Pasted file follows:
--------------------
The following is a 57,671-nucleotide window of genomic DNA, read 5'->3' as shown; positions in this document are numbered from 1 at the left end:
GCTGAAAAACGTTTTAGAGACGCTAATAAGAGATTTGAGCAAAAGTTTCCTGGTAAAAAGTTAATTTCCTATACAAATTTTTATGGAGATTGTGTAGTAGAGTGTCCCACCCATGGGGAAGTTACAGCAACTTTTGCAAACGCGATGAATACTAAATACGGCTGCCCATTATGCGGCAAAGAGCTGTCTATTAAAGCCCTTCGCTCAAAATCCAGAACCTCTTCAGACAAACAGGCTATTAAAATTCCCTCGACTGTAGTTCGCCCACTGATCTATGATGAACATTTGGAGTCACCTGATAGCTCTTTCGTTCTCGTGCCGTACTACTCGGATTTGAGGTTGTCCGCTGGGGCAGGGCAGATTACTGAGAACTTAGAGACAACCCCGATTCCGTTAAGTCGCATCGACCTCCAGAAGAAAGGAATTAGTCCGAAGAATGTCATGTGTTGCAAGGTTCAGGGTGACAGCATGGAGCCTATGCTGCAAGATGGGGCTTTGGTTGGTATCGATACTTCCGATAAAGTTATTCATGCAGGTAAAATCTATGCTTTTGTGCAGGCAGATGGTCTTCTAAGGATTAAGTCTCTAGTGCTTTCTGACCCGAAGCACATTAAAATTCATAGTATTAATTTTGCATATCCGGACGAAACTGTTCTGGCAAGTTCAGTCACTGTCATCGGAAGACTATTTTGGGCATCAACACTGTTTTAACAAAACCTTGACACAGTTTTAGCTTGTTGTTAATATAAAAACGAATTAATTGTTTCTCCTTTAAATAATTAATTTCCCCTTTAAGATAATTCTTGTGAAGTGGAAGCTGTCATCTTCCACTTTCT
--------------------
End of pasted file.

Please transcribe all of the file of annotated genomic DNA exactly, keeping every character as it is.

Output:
The following is a 57,671-nucleotide window of genomic DNA, read 5'->3' as shown; positions in this document are numbered from 1 at the left end:
GCTGAAAAACGTTTTAGAGACGCTAATAAGAGATTTGAGCAAAAGTTTCCTGGTAAAAAGTTAATTTCCTATACAAATTTTTATGGAGATTGTGTAGTAGAGTGTCCCACCCATGGGGAAGTTACAGCAACTTTTGCAAACGCGATGAATACTAAATACGGCTGCCCATTATGCGGCAAAGAGCTGTCTATTAAAGCCCTTCGCTCAAAATCCAGAACCTCTTCAGACAAACAGGCTATTAAAATTCCCTCGACTGTAGTTCGCCCACTGATCTATGATGAACATTTGGAGTCACCTGATAGCTCTTTCGTTCTCGTGCCGTACTACTCGGATTTGAGGTTGTCCGCTGGGGCAGGGCAGATTACTGAGAACTTAGAGACAACCCCGATTCCGTTAAGTCGCATCGACCTCCAGAAGAAAGGAATTAGTCCGAAGAATGTCATGTGTTGCAAGGTTCAGGGTGACAGCATGGAGCCTATGCTGCAAGATGGGGCTTTGGTTGGTATCGATACTTCCGATAAAGTTATTCATGCAGGTAAAATCTATGCTTTTGTGCAGGCAGATGGTCTTCTAAGGATTAAGTCTCTAGTGCTTTCTGACCCGAAGCACATTAAAATTCATAGTATTAATTTTGCATATCCGGACGAAACTGTTCTGGCAAGTTCAGTCACTGTCATCGGAAGACTATTTTGGGCATCAACACTGTTTTAACAAAACCTTGACACAGTTTTAGCTTGTTGTTAATATAAAAACGAATTAATTGTTTCTCCTTTAAATAATTAATTTCCCCTTTAAGATAATTCTTGTGAAGTGGAAGCTGTCATCTTCCACTTTCT